DOCUMENT FOR PUBLIC RELEASE
The decision issued on the date below was subject to a GAO Protective Order. This redacted version has been approved for public release.
Matter of: SKE International, Inc.
File: B-311383; B-311383.2
Date: June 5, 2008
F. Savarino, Esq., John J. O’Brien, Esq., and Bryan T. Bunting, Esq., Cohen
Mohr LLP, for the protester.
Thomas Janczewski, Esq., and Mitchell W. Quick, Esq., Michael Best &
Friedrich LLP, for All Star Services Corporation, an intervenor.
Strait, Esq., U.S. Army Corps of
Engineers, for the agency.
Paul E. Jordan, Esq., and John M. Melody, Esq., Office of
the General Counsel, GAO, participated in the preparation of the decision.
Evaluation of protester’s technical proposal was unobjectionable where
agency reasonably found weaknesses associated with firm’s timeliness of
performance because of minor schedule delays in connection with some prior
contracts; corporate experience, based on limited information regarding task
orders; and management approach, based on questions regarding organizational
structure and limited job order contract experience of key personnel.
reasonably evaluated awardee’s past performance as very good notwithstanding
some poor rating responses in limited areas of two Construction Contractor
Appraisal Support System (CCASS) reports, where firm’s rating was otherwise
based on 5 past performance questionnaires and 11 other CCASS reports, all of
which contained a significant majority of excellent, outstanding, and above
SKE, International Inc. protests the award of a contract to All Star Services Corporation (ASSC) under request for proposals (RFP) No. W912DQ-07-R-0040, issued by the U.S. Army Corps of Engineers for construction services at Fort Leavenworth, Kansas. SKE challenges the agency’s technical evaluation.
We deny the protest.
The RFP sought proposals for sustainment, restoration, and
modernization projects at Fort Leavenworth including, but not limited to,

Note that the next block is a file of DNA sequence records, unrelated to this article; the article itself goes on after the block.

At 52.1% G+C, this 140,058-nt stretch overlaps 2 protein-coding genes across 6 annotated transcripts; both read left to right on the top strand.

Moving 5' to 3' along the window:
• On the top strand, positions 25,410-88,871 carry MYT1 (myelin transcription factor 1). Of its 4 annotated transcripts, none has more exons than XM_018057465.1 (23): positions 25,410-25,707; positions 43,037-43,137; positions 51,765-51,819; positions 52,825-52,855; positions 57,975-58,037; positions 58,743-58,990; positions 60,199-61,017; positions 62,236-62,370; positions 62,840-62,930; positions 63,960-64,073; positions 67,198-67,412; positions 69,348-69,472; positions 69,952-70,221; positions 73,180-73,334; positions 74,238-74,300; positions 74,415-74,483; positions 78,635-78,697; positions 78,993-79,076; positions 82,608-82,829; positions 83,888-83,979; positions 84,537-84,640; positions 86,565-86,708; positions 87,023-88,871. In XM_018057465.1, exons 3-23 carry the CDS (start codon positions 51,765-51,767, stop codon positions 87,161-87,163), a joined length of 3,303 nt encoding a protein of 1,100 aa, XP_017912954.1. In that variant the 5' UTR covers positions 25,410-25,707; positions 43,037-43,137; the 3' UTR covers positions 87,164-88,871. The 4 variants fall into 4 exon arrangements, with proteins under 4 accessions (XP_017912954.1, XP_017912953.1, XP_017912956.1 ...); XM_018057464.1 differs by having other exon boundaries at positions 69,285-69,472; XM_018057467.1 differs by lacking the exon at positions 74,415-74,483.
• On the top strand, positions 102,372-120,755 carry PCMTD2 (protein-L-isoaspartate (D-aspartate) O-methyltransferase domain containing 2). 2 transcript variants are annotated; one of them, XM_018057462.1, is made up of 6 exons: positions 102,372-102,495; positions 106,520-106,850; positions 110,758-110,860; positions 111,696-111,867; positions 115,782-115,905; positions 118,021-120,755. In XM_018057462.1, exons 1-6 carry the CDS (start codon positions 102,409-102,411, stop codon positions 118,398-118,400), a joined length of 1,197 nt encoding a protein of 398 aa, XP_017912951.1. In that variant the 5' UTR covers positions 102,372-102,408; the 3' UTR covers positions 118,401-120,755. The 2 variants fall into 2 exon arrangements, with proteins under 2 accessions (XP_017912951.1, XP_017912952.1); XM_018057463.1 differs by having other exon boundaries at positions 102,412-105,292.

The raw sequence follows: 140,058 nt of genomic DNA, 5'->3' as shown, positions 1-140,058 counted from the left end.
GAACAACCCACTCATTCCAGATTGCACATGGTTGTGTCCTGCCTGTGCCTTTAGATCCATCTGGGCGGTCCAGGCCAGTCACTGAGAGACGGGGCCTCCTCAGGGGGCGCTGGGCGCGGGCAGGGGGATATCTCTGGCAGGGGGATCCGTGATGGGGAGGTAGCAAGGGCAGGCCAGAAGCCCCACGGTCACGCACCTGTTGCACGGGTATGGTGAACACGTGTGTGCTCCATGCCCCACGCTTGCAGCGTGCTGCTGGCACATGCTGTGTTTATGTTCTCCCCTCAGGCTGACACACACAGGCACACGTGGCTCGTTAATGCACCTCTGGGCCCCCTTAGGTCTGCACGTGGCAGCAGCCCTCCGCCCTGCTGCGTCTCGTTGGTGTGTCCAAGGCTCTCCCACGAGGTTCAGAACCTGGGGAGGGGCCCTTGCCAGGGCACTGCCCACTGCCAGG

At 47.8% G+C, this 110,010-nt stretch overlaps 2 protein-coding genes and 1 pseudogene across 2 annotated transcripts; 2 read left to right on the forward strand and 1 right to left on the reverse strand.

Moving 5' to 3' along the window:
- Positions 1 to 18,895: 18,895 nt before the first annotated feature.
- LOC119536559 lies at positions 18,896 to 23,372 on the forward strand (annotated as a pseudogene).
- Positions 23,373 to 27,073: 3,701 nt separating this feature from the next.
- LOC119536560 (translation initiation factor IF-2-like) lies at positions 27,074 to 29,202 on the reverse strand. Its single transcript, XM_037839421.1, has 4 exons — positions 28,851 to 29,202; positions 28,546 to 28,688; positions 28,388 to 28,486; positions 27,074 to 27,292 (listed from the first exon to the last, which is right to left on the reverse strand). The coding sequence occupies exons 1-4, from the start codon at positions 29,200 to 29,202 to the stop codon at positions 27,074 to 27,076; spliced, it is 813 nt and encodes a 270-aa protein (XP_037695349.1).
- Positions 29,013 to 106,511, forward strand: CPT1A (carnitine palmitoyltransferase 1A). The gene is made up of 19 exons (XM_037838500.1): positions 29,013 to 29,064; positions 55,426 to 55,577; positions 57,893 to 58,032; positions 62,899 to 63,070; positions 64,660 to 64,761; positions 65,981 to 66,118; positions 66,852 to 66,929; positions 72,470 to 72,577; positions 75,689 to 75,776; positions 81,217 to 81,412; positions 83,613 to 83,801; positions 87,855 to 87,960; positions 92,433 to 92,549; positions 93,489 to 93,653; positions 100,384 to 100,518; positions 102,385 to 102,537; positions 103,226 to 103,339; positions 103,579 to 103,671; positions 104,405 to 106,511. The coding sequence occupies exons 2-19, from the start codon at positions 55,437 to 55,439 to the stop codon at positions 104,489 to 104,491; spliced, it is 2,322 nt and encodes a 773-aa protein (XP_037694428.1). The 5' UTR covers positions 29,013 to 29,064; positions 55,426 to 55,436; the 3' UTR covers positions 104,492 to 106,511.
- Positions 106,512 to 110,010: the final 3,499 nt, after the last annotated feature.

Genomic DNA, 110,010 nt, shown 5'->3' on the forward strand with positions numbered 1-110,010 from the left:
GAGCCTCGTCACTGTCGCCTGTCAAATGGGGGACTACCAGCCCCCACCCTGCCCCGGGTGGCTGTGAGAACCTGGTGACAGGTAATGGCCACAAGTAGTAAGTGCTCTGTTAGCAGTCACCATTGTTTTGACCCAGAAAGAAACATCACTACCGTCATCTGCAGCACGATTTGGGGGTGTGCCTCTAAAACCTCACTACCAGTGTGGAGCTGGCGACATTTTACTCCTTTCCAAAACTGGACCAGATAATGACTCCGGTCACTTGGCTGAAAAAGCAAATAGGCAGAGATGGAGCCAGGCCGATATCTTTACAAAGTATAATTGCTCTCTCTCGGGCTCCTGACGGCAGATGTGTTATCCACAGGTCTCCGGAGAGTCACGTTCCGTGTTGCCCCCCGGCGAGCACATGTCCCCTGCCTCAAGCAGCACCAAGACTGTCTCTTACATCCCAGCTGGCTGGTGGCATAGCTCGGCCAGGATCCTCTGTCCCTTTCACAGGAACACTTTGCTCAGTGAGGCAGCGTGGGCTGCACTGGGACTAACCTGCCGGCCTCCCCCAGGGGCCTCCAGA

mechanical, electrical, or fire protection systems, concrete, asphalt, building
renovation or demolition, interior remodeling, roofing, siding, windows, and
doors, and work on infrastructure systems.
The RFP contemplated the award of an
indefinite-delivery/indefinite-quantity (ID/IQ) job order contract for a base
year (up to a $6 million ceiling), with four 1 year (up to $6 million ceiling)
Proposals were to be evaluated for “best value” on the
basis of four factors (with relevant subfactors)--(1) past performance
(quality, customer satisfaction, and timeliness); (2) corporate experience; (3)
management approach (organizational structure, plan for responding to/managing
simultaneous task orders, and subcontractor management); and (4) price. Factor 1 was most important and its
subfactors were of equal importance.
Factors 2 and 3 were less important than factor 1, but were equally
weighted and each subfactor under factor 3 was of equal importance. The non-price factors were rated on an
adjectival basis (excellent, very good, satisfactory, marginal, and
unacceptable). Price, which was less
important than the technical factors, was determined based on the offerors’
proposed price coefficients.
Five offerors, including SKE
and ASSC, submitted proposals. A source
selection evaluation board (SSEB) evaluated the proposals (without conducting
discussions) and reached the following consensus technical ratings for SKE
Factor 1: Past
Quality of Product or Service
Factor 2: Corporate
Factor 3: Management
Plan for Simultaneous Work
In evaluating the offerors’ prices, the agency compared
the proposed coefficients to the average market value for the services; lower
percentages were considered more advantageous.
Using this method, the agency determined that SKE’s
coefficient was 87 percent and ASSC’s was 95 percent of the average market
value. Although ASSC proposed higher
coefficients, the contracting officer, as source selection authority (SSA),
found that the technical benefit offered by ASSC’s proposal outweighed any
benefit from SKE’s lower prices. After receiving notice of the award and a
debriefing, SKE filed this protest.
SKE asserts that the
evaluation was flawed because the agency improperly rated its proposal under
each of the evaluation factors. The
protester maintains that a proper evaluation would have resulted in its
proposal being rated equal to or better than ASSC’s, and that its proposal thus
represented the best value for award.
In considering a protest of an agency’s proposal
evaluation, our review is confined to determining whether the evaluation was